Unless you’re trying to make a point about something being boring, then it’s probably a bad idea to use an example that won’t stimulate your reader/listener.
Let’s say we need to demonstrate the usage of the word “ate” and how it’s used as a verb. (For whatever reason. Think up your own.) Which of these are you more interested in?
“The dog ate the kibble.”
“The terrifying, screeching hawk flew down upon our picnic, grabbed our roast beef, and ate it in front of our eyes, staring down at us balefully as if it were silently judging us whilst it ripped apart our delicious meat.”
If it’s someone who knows the meaning of all the words you’re using (Look, I don’t know why they wouldn’t know how to use “ate” if they knew all these other words. I told you to come up with your own reason. Geez), then they would be much more interested in the sentence about the hawk. Dogs are great and all, but they don’t often make good subjects of sentences if it needs to be really captivating (There are of course many exceptions to this, but many people use “dog” as a boring example).
You don’t have to say “The man walked across the room” when “The thief walked toward me menacingly, but he actually just wanted to let me know I dropped my glasses” will work just as well.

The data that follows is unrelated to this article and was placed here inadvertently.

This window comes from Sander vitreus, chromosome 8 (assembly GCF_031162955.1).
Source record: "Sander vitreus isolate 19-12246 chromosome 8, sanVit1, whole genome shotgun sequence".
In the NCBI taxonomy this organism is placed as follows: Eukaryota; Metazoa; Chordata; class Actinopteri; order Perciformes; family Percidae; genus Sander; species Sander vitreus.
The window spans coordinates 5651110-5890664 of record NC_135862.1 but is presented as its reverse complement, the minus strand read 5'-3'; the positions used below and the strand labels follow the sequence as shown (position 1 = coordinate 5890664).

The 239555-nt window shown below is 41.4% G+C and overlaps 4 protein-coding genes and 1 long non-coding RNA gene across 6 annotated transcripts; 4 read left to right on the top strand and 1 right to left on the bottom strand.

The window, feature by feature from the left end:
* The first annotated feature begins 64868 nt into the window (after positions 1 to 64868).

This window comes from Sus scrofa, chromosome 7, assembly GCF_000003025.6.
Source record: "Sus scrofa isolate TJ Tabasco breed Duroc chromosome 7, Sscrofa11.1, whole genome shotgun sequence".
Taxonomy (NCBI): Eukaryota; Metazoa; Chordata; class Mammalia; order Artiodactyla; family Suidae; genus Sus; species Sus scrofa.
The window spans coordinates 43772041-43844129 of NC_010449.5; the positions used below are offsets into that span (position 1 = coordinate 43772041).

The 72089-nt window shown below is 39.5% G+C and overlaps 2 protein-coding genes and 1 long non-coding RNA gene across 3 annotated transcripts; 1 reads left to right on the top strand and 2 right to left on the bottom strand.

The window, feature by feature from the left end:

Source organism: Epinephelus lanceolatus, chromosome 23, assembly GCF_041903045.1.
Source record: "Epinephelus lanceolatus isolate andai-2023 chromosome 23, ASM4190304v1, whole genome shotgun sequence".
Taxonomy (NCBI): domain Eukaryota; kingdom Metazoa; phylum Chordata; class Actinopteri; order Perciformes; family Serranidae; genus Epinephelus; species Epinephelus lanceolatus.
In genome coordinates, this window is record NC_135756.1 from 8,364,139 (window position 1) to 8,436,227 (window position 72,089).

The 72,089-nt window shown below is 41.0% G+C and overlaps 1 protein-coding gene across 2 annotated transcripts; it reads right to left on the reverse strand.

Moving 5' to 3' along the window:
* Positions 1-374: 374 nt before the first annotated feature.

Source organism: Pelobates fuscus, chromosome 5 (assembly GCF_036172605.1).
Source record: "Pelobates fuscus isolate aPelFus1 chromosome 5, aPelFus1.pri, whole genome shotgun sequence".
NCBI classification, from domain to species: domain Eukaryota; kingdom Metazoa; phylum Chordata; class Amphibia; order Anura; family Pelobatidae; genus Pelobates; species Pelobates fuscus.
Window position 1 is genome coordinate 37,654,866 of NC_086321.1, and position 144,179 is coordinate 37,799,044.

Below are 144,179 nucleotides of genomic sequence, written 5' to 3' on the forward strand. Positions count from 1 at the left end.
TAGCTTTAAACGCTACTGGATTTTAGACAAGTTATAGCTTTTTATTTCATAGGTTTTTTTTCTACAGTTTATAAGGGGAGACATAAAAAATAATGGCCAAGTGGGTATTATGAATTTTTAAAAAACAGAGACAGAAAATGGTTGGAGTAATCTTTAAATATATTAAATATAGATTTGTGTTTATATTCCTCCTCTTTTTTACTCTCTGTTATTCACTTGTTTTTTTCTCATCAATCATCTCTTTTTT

I took a grammar class against my will a couple of semesters ago, and we often had to come up with sentences. At first, I came up with boring stuff. But once I started to see that my friends were getting creative with theirs and not getting weird comments from the professor, I went totally crazy and had so much fun with them.
If you need to make up a quiz for a grammar class where they need to fix up the sentences, come up with fun stuff.
Like, “Where does the comma go in the sentence below?
‘The extra-terrestrial was very friendly but he wasn’t very bright.’”
If it doesn’t captivate your attention while you’re writing it, then who’s going to care when they see it on paper?